There’s a boatload of information about me and my stories available at my website,; I was hoping to draw the attention of an agent or publisher by posting my stories on my website, but as it turns out, it’s not quite as simple as ‘Paste your manuscript online; wait for people to offer you a contract.’ (Heh….) In any case, I’ve decided that writing is a full time job on it’s own, so I’m eager to hand over the reins, publishing-wise.


It was actually also suggested that I write a query from ‘Joanne’ (Katie’s best friend) Which I think would be a much better representation of who I am and how I write, but I’m not sure if I wanna risk the chance that any of these agents have a sense of humor that’ll override their professionalism (unlike me…) I might try it about 50 or so rejections in, just because by then, what the hell?

Joanne’s Query letter, first draft (like she needs another?)

My name is Joanne, and I go to school at IPS with my best friend, Katie. (IPS stands for Institute for Paranormal Studies, in case you didn’t know. Which, if you didn’t, I should tell you there are better places to live nowadays other than under that rock. Seriously, we’ve come a long way.)

Anyway, I’m writing today on behalf of my BFF, Katie. She would never say so (because she’s also kind of a goober,) but Katie happens to be a 100%, bona-fide, “Please-don’t-shoot-me-with-that-death-ray” Super villain-level genius. And she’s been geeking out about psychic powers and all that stuff since she was in diapers. (Well, probably. By the time I met her I’m pretty sure she was potty trained, but I try not to pry.)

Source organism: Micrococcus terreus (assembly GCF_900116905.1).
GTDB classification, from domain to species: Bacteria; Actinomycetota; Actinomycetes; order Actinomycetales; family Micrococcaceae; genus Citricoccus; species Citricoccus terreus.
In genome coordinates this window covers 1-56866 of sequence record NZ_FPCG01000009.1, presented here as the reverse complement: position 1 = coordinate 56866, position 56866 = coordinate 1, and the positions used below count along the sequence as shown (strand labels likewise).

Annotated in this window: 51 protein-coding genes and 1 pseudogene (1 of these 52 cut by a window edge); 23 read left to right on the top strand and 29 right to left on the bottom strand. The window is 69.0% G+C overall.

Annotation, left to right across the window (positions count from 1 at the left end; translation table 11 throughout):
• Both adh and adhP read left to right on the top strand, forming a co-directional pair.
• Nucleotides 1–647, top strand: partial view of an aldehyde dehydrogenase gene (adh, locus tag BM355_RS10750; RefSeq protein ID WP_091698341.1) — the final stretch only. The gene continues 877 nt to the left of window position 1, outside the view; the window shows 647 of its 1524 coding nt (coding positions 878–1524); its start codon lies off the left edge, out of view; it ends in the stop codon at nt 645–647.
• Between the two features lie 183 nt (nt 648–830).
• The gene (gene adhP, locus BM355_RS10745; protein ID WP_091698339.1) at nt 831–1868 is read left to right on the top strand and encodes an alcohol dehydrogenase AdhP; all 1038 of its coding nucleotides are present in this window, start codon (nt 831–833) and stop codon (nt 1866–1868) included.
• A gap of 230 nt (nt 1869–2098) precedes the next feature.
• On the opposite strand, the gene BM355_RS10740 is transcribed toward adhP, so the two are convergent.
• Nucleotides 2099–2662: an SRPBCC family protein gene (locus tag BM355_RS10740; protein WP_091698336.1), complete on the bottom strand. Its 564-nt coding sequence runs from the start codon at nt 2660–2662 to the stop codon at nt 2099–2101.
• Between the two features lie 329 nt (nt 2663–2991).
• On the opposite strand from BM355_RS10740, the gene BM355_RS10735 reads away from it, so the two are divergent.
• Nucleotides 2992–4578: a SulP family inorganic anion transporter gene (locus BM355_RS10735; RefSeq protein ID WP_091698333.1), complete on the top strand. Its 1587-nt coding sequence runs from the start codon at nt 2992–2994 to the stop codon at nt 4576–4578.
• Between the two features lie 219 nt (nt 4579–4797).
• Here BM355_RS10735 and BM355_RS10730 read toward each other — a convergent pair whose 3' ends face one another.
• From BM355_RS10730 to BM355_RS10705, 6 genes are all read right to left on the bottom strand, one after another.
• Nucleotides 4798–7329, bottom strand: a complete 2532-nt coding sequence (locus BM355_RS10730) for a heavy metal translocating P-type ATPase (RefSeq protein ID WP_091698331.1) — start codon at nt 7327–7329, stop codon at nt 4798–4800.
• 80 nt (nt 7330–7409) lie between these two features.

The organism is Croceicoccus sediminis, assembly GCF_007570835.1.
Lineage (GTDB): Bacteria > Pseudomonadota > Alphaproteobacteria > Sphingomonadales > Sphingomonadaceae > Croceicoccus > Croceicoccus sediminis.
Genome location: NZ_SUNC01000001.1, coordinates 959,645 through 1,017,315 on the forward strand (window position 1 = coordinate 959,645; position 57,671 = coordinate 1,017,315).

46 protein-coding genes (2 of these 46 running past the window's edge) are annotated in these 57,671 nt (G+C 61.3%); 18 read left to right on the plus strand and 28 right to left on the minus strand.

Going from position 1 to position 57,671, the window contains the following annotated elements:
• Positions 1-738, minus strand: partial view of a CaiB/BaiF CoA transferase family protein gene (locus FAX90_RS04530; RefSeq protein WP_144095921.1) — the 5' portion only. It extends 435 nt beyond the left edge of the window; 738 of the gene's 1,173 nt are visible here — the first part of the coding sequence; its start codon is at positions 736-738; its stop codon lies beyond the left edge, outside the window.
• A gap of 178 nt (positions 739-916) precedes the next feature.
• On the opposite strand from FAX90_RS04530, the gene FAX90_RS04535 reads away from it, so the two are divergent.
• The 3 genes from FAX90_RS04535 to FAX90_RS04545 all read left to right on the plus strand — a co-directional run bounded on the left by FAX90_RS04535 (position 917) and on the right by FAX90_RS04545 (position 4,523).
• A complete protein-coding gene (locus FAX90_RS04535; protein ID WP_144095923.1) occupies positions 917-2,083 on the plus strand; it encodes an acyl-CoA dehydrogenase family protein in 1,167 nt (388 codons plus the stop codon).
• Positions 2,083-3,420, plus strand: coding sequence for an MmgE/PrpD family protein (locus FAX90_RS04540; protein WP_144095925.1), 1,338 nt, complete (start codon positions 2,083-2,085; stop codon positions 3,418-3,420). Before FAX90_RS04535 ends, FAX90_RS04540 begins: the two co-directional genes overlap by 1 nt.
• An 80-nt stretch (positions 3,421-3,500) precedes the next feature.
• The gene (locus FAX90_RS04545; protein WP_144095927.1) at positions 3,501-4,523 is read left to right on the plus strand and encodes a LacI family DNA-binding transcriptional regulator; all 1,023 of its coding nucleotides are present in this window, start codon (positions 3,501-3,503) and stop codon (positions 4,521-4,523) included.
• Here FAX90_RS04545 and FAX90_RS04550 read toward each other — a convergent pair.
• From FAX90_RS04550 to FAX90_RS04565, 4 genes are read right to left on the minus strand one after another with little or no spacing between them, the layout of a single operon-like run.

Only once we got to school it turned out that Katie didn’t test into any proficiencies – that is to say, she’s not naturally talented in any of the fields, like telekinesis or precognition. But of course, being Katie, she flipped the establishment a big ol’ metaphorical bird and started studying every field anyway, without even blinking about the fact that she won’t get any credit for it. She practically lives in the library, I’m honestly considering staging an intervention.

So anyway, long story short, our school was in some trouble, and Katie ended up making a bunch of inventions – shockingly, none of them were a death ray.

As I understand it, an ‘agent’ is responsible for handling the creator-person’s business stuff, am I right? I mean, Katie’s a genius an all, science-wise, but (bless her heart) she doesn’t have much of a head for business. It’s too busy in the clouds calculating ambient frequency vibration hoosimawhatsits and what have you. I was hoping you might be interested in helping her out. And even if you’re not one of those agents who represents Inventors/Mad Geniuses/Super Villains on the side, the story (which actually really is pretty long) is still pretty much straight up awesome (due in no small part to me,) and a friend of ours was nice enough to write it all up.

I cover the big points in the post-script, and I added a bit of the beginning so you can give it a look. Thanks for your time, and I look forward to hearing back from you! (Goodness, I feel so professional!)


(Transcribed by K.T. Chambers)